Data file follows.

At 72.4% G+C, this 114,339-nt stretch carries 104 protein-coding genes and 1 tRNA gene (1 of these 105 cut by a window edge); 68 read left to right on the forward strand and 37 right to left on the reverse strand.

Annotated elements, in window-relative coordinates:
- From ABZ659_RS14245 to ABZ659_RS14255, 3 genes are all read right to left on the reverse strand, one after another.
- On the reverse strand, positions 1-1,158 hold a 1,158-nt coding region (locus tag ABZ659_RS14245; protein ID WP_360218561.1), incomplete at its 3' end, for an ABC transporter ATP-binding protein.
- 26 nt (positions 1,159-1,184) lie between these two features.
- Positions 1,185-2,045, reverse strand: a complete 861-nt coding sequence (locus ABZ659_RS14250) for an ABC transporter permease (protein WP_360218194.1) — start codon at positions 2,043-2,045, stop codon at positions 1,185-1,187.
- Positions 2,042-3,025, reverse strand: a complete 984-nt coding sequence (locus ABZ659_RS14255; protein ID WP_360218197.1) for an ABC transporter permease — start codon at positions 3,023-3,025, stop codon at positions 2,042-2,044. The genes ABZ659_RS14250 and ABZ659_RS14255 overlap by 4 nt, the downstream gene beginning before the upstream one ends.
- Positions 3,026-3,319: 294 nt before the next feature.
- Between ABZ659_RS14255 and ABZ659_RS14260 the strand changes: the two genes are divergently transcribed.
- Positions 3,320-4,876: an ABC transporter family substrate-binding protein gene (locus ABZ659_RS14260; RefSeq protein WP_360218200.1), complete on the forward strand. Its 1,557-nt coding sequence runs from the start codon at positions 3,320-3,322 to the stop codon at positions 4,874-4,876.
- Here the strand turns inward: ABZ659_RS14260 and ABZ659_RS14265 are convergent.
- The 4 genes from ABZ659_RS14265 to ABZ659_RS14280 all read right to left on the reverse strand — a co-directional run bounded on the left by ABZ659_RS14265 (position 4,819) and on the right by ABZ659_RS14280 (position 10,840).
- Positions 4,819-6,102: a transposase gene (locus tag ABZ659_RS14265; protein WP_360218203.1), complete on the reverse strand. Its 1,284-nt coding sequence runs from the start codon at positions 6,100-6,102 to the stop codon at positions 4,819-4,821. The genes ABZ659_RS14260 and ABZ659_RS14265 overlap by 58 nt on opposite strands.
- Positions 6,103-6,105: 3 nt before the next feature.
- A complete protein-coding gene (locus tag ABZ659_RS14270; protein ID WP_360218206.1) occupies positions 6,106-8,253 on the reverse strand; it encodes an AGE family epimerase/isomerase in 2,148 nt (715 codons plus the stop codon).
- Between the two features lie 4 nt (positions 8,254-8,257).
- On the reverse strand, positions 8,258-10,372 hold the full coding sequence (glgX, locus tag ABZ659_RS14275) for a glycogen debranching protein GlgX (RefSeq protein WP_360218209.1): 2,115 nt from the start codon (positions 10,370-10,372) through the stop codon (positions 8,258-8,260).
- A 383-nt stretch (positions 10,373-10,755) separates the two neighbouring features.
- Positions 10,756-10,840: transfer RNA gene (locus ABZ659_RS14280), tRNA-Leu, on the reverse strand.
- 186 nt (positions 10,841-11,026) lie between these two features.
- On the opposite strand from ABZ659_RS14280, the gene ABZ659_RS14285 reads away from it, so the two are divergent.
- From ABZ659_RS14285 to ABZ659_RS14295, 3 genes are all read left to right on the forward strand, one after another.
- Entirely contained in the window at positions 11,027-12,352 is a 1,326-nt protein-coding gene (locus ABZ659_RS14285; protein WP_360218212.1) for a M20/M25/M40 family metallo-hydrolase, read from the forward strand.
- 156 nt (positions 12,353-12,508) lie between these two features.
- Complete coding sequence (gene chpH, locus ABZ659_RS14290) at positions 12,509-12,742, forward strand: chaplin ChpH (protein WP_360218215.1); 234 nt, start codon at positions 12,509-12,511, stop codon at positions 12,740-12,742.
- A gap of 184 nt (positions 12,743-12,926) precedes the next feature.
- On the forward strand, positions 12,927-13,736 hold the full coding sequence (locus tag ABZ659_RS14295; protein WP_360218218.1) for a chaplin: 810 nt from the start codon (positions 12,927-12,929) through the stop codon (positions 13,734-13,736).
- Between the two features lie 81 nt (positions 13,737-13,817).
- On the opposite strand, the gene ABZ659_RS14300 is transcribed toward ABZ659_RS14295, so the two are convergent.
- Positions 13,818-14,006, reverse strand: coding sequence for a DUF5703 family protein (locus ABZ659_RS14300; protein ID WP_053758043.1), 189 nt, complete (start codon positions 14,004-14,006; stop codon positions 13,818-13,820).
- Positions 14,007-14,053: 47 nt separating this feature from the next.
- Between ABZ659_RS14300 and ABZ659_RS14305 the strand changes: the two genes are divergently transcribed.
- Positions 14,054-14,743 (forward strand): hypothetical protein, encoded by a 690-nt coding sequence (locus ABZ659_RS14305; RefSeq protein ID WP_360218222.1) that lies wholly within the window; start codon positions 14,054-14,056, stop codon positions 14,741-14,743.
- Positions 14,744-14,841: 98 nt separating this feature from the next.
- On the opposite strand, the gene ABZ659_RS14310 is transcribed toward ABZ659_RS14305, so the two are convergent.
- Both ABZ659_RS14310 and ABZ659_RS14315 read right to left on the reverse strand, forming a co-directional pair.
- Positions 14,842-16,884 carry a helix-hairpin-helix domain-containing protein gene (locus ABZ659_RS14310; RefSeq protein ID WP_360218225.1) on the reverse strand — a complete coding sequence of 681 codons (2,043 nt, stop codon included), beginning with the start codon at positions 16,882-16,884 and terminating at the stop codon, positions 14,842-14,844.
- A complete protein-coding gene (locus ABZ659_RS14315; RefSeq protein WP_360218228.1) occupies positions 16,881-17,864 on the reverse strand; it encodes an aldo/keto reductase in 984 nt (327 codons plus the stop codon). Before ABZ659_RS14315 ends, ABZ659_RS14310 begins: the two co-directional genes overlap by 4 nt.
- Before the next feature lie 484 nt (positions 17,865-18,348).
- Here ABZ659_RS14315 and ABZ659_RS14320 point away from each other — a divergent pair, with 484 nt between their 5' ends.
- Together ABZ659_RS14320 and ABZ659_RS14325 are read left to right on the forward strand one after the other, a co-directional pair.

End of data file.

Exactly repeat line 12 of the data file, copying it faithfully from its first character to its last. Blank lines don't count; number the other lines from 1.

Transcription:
- The 4 genes from ABZ659_RS14265 to ABZ659_RS14280 all read right to left on the reverse strand — a co-directional run bounded on the left by ABZ659_RS14265 (position 4,819) and on the right by ABZ659_RS14280 (position 10,840).